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Thursday, December 10, 2015

Health News: Pancreatitis often caused by gallstones ♦ Rapid molecular assay may help diagnose sepsis ♦ Men have better sense of direction than women

Pancreatitis often caused by gallstones Idiopathic pancreatitis is often caused by small gallstones that are difficult to observe prior to surgery, shows a study. Small gallstones were found in surgery from two out of three idiopathic pancreatitis patients. The study also showed that acute pancreatitis was more common in statin users than non-users.
Men have better sense of direction than women Researchers studied women and men using fMRI during wayfinding tasks in a recently learned virtual environment. Men consistently performed better than women. When women were given a drop of testosterone under their tongue, however, their ability to orient themselves along the four cardinal directions improved.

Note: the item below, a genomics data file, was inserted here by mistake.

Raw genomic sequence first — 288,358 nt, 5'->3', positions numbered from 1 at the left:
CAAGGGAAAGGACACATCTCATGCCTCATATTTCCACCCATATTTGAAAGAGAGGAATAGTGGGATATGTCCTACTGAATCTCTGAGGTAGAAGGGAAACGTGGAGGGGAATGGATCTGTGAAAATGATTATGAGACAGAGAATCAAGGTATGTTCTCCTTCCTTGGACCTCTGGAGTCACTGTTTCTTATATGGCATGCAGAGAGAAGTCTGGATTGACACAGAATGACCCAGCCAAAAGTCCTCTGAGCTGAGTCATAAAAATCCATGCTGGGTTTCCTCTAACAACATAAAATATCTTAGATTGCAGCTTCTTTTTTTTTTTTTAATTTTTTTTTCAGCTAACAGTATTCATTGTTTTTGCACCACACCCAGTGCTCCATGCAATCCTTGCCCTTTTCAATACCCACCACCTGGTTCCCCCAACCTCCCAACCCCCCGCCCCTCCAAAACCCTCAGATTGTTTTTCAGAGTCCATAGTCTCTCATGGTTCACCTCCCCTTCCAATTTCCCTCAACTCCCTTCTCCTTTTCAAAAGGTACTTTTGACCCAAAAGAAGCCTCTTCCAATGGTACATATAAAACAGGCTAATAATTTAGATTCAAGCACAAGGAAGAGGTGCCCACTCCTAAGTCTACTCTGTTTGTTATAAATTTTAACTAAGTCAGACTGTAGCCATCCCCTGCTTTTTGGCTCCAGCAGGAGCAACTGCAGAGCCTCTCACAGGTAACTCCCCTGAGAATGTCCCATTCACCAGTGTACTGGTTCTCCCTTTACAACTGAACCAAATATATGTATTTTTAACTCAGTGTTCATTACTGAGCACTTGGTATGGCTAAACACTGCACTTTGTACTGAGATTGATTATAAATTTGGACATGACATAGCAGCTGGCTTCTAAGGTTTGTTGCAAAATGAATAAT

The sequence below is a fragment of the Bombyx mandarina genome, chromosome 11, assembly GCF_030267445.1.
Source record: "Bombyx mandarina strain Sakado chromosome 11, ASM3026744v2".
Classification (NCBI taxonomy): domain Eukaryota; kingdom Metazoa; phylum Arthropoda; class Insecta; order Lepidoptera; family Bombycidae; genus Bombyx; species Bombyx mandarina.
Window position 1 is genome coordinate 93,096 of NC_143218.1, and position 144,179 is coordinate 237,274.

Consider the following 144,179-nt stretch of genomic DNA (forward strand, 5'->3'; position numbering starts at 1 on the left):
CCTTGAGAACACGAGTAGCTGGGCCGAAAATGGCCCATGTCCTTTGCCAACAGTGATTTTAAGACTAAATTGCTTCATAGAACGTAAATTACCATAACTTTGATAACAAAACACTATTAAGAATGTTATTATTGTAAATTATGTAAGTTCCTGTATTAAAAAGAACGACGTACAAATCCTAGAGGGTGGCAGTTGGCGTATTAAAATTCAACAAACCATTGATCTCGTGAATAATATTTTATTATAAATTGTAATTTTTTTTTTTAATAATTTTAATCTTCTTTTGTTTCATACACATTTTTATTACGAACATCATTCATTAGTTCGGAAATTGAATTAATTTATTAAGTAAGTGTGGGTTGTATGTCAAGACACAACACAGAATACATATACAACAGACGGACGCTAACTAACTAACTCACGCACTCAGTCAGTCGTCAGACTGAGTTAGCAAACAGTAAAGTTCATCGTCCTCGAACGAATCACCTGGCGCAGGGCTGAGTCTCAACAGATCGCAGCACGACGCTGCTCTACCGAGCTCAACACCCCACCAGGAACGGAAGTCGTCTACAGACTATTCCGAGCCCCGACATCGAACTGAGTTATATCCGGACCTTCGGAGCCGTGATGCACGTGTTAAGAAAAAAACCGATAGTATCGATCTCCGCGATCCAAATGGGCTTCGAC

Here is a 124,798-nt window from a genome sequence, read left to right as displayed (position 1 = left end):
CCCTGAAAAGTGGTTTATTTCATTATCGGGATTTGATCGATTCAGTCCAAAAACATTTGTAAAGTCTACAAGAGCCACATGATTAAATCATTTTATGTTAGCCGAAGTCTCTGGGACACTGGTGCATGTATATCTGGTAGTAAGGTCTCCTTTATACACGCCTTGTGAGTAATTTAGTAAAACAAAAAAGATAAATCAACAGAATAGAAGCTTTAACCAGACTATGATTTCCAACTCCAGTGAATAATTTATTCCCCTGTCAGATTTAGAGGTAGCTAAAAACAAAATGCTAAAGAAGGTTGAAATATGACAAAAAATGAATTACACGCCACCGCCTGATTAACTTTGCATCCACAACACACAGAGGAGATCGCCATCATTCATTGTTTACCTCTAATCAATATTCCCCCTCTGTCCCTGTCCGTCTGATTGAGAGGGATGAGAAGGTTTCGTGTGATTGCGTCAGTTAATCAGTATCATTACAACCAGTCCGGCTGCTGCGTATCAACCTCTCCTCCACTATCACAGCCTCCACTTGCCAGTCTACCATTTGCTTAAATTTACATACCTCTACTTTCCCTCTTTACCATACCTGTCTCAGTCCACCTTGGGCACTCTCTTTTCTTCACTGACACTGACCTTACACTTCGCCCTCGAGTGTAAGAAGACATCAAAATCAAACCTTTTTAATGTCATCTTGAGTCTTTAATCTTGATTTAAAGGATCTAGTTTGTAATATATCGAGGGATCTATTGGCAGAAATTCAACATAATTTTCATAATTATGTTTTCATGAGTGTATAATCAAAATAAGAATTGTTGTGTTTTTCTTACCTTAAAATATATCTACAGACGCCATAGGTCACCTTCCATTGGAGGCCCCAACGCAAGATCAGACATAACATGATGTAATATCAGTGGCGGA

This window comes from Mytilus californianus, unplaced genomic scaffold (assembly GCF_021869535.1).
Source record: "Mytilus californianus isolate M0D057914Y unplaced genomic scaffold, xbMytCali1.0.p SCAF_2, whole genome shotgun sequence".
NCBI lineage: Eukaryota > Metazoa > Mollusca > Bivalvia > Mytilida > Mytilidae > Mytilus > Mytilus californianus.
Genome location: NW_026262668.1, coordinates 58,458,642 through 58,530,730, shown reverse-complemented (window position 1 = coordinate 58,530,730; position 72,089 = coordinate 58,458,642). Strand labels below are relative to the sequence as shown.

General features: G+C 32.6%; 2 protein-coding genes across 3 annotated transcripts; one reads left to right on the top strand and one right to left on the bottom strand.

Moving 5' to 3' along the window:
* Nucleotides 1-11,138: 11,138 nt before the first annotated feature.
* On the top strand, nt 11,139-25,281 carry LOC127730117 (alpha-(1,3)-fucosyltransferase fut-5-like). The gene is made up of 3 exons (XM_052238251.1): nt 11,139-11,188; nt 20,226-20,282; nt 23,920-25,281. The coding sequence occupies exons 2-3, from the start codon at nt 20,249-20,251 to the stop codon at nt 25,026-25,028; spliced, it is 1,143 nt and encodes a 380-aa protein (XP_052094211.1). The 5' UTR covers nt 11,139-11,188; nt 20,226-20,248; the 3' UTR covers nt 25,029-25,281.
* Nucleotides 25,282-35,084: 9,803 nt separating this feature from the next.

A new approach to predict evolution of influenza viruses can enhance vaccine efficacy New results suggest that genomic information from circulating influenza viruses can help in producing more efficient seasonal vaccines. The researchers were able to develop a simple approach for reliable real-time tracking and prediction of viral evolution based on whole-genome sequences of influenza viruses.
Rapid molecular assay may help diagnose sepsis Measuring the levels of RNA biomarkers in blood may help quickly differentiate sepsis from infection-negative systemic inflammation, according to new research. Scientists describe the discovery and validation of a molecular classifier consisting of 4 RNA transcripts (SeptiCyte Lab), which in several selected patient cohorts was able to diagnose sepsis more accurately than procalcitonin or clinical parameters, and more quickly than blood culture.

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